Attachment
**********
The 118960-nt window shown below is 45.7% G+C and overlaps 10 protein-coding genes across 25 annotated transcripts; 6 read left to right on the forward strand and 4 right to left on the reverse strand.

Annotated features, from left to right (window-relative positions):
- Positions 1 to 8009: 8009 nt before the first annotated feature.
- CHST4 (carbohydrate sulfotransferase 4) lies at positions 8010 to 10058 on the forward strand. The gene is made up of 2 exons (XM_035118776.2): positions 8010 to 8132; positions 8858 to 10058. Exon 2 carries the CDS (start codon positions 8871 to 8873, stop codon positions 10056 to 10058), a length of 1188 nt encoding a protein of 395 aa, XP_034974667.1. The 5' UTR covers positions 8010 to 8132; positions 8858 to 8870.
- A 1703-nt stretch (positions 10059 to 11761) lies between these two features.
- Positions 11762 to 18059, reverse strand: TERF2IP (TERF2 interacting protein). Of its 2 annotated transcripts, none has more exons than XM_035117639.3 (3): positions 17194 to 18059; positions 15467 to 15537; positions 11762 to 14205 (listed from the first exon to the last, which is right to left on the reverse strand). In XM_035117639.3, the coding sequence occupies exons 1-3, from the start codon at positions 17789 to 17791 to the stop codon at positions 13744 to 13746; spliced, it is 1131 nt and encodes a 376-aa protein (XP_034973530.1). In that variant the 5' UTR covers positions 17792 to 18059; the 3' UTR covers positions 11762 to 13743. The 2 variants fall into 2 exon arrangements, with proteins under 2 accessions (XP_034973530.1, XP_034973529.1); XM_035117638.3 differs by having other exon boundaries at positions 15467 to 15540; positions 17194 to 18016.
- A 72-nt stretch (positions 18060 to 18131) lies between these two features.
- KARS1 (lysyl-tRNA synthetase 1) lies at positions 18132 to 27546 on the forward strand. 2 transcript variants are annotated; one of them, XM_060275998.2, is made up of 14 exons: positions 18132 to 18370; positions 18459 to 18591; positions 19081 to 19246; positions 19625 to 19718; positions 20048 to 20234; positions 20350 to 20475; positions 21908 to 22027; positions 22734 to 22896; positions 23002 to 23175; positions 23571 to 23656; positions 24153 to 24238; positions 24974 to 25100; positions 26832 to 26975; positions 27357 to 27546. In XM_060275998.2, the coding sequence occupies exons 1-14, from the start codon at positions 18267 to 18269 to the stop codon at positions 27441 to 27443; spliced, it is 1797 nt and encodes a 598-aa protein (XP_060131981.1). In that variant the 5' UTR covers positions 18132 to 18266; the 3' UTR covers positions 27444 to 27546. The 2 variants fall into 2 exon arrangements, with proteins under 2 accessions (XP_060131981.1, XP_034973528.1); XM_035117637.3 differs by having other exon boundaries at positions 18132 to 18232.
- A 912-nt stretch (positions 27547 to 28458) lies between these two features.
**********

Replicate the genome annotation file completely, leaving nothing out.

The 118960-nt window shown below is 45.7% G+C and overlaps 10 protein-coding genes across 25 annotated transcripts; 6 read left to right on the forward strand and 4 right to left on the reverse strand.

Annotated features, from left to right (window-relative positions):
- Positions 1 to 8009: 8009 nt before the first annotated feature.
- CHST4 (carbohydrate sulfotransferase 4) lies at positions 8010 to 10058 on the forward strand. The gene is made up of 2 exons (XM_035118776.2): positions 8010 to 8132; positions 8858 to 10058. Exon 2 carries the CDS (start codon positions 8871 to 8873, stop codon positions 10056 to 10058), a length of 1188 nt encoding a protein of 395 aa, XP_034974667.1. The 5' UTR covers positions 8010 to 8132; positions 8858 to 8870.
- A 1703-nt stretch (positions 10059 to 11761) lies between these two features.
- Positions 11762 to 18059, reverse strand: TERF2IP (TERF2 interacting protein). Of its 2 annotated transcripts, none has more exons than XM_035117639.3 (3): positions 17194 to 18059; positions 15467 to 15537; positions 11762 to 14205 (listed from the first exon to the last, which is right to left on the reverse strand). In XM_035117639.3, the coding sequence occupies exons 1-3, from the start codon at positions 17789 to 17791 to the stop codon at positions 13744 to 13746; spliced, it is 1131 nt and encodes a 376-aa protein (XP_034973530.1). In that variant the 5' UTR covers positions 17792 to 18059; the 3' UTR covers positions 11762 to 13743. The 2 variants fall into 2 exon arrangements, with proteins under 2 accessions (XP_034973530.1, XP_034973529.1); XM_035117638.3 differs by having other exon boundaries at positions 15467 to 15540; positions 17194 to 18016.
- A 72-nt stretch (positions 18060 to 18131) lies between these two features.
- KARS1 (lysyl-tRNA synthetase 1) lies at positions 18132 to 27546 on the forward strand. 2 transcript variants are annotated; one of them, XM_060275998.2, is made up of 14 exons: positions 18132 to 18370; positions 18459 to 18591; positions 19081 to 19246; positions 19625 to 19718; positions 20048 to 20234; positions 20350 to 20475; positions 21908 to 22027; positions 22734 to 22896; positions 23002 to 23175; positions 23571 to 23656; positions 24153 to 24238; positions 24974 to 25100; positions 26832 to 26975; positions 27357 to 27546. In XM_060275998.2, the coding sequence occupies exons 1-14, from the start codon at positions 18267 to 18269 to the stop codon at positions 27441 to 27443; spliced, it is 1797 nt and encodes a 598-aa protein (XP_060131981.1). In that variant the 5' UTR covers positions 18132 to 18266; the 3' UTR covers positions 27444 to 27546. The 2 variants fall into 2 exon arrangements, with proteins under 2 accessions (XP_060131981.1, XP_034973528.1); XM_035117637.3 differs by having other exon boundaries at positions 18132 to 18232.
- A 912-nt stretch (positions 27547 to 28458) lies between these two features.